Goodman, Salazar, and Kouddous subsequently filed a lawsuit against the cities of St. Paul and Minneapolis as well as other defendants. According to Baher Asmy of the Center for Constitutional Rights, "[a]ll three plaintiffs that are journalists with Democracy Now reached a final settlement with the city of Minneapolis and St. Paul, and the United States Secret Service, that will resolve the claims that they had against them from unlawful and quite violent arrests." The settlement includes $100,000 in compensation and a promise of police training.
Notable guests, interviews, and on-air debates
This article contains embedded lists that may be poorly defined, unverified or indiscriminate. Please help to clean it up to meet Wikipedia's quality standards. Where appropriate, incorporate items into the main body of the article.(April 2013)
Evo Morales, President of Bolivia – Interviewed on September 22, 2006; talked about his recent speech at the United Nations in New York where he held up a coca leaf and argued for international drug law reform as well as talked about the nationalization of Bolivia's energy reserves among other topics. Morales was again interviewed on April 23, 2010 after the World Peoples’ Conference on Climate Change in Cochabamba, Bolivia.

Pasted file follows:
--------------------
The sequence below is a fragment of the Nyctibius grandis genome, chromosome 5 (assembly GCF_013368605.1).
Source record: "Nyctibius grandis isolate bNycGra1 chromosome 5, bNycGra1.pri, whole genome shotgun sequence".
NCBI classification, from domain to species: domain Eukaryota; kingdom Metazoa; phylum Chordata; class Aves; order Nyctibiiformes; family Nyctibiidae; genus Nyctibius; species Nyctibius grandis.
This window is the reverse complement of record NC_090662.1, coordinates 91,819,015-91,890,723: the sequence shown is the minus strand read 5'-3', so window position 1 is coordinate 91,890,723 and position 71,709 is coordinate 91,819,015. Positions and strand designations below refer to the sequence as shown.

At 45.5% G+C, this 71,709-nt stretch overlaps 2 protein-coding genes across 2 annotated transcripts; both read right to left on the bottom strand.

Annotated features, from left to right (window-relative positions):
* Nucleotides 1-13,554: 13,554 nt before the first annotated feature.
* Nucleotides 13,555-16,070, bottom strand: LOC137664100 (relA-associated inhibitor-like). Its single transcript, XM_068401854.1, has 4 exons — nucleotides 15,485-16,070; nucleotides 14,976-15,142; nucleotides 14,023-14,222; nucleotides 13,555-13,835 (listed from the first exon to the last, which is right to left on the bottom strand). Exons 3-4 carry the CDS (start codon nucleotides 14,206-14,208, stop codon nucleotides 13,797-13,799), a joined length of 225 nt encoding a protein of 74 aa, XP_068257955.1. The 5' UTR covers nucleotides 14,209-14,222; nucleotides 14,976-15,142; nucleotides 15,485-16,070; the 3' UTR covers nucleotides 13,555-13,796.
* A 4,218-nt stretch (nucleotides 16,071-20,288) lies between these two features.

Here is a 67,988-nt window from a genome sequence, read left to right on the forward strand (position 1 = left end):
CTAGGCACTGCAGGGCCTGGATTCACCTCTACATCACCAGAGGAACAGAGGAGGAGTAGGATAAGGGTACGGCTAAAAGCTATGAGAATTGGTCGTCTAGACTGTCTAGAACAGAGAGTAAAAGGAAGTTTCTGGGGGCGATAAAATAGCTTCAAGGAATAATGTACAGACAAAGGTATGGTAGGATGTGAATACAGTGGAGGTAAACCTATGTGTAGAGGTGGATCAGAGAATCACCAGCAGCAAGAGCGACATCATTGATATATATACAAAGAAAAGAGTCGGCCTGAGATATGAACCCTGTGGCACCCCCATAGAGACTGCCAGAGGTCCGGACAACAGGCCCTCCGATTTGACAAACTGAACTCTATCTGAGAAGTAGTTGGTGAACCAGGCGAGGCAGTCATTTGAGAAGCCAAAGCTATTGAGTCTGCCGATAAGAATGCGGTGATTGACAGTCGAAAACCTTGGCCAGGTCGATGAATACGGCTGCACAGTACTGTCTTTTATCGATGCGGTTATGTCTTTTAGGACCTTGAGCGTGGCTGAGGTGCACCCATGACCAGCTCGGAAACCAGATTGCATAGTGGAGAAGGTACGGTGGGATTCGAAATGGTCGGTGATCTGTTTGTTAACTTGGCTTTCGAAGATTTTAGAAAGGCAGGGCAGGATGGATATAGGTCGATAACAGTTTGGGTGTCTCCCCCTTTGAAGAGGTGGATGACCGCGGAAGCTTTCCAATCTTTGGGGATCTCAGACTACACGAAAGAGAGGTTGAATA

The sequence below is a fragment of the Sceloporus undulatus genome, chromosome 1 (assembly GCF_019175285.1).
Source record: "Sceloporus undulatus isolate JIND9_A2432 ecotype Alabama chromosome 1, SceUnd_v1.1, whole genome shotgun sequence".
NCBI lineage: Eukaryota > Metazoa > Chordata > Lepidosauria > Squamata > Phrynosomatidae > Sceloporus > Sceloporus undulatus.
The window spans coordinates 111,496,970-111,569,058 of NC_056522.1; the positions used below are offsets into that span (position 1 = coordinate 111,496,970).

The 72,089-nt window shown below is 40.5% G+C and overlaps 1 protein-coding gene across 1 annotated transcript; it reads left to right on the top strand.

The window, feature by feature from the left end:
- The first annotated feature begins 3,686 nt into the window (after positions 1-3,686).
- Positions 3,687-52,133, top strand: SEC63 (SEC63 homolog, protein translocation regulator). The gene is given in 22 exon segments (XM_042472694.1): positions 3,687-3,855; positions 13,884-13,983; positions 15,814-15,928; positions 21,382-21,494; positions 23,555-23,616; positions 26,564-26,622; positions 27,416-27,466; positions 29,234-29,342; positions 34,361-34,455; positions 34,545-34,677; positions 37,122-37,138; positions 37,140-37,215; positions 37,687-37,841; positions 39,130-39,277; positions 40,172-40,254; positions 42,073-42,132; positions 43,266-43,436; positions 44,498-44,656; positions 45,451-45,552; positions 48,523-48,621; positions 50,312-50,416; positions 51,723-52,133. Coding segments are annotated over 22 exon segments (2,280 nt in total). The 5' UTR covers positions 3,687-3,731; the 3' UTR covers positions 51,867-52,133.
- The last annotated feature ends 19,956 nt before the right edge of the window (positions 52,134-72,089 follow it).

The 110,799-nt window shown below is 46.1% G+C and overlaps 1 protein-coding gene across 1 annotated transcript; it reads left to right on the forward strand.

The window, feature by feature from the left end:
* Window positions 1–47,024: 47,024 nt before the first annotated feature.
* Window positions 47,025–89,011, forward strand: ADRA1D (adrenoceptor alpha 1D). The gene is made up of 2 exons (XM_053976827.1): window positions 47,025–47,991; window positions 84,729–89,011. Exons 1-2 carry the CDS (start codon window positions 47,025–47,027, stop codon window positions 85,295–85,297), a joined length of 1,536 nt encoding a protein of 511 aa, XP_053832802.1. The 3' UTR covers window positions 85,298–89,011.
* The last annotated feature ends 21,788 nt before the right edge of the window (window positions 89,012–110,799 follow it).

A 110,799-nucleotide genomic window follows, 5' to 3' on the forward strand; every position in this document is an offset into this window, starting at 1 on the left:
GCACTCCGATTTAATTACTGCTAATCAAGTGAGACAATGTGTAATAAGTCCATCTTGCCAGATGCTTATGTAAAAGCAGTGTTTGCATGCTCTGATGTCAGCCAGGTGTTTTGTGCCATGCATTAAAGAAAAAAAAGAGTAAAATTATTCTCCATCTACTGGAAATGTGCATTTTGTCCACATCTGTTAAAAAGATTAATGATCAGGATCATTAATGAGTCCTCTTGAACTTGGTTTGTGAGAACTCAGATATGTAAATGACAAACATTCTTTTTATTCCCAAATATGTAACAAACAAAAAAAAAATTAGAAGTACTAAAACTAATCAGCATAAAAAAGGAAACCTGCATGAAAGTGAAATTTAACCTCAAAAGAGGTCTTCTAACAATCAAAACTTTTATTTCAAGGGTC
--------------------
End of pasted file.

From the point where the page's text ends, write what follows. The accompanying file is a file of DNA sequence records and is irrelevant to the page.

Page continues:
George McGovern, 1972 Democratic presidential nominee – Interviewed on March 11, 2008 about that year's presidential race and how McGovern's chairmanship of the Democratic Party Reform Commission (1969–70) transformed the nominating process.
Michael Moore – Filmmaker, author, political commentator; interviewed on March 10, 2011 & on September 28, 2011
Mumia Abu-Jamal – In its first year, Democracy Now! was one of the first national programs to air radio commentaries from the controversial journalist and former Black Panther Party member, on death row in Pennsylvania for the murder of a Philadelphia police officer. The 1997 decision to air Abu-Jamal's commentaries caused Democracy Now! to lose twelve of its then 36 affiliates.
Naomi Klein – Author, public intellectual, and critic of globalization and corporate capitalism. Interviewed on March 9, 2011.
Noam Chomsky – A regularly interviewed guest; MIT linguistics professor, political analyst, and author.
Tawakel Karman – The 2011 Nobel Peace Prize recipient appeared 21 October 2011, while she was in New York for a UN Security Council resolution that would create a path for Yemen President Saleh to resign.
^ abcStelter, Brian (October 23, 2011). "A Grass-Roots Newscast Gives a Voice to Struggles". The New York Times. Retrieved October 23, 2011. ...a producer said: "I don’t get it. Why wasn’t I arrested?" Ms. Goodman asked him, "Were you out on the streets?" No, he said, he had been in the studio the whole time. "I’m not being arrested here either," she said she told him. "You’ve got to get out there."
^Lizzy Ratner (May 23, 2005). "Amy Goodman's 'Empire'". The Nation. Retrieved October 23, 2011. Goodman herself lays the credit--or blame--for the program's success squarely at the well-rested feet of the mainstream newsmakers who, she said, leave "a huge niche" for Democracy Now! "They just mine this small circle of blowhards who know so little about so much. And yet it's just the basic tenets of good journalism that instead of this small circle of pundits, you talk to people who live at the target end of the policy,"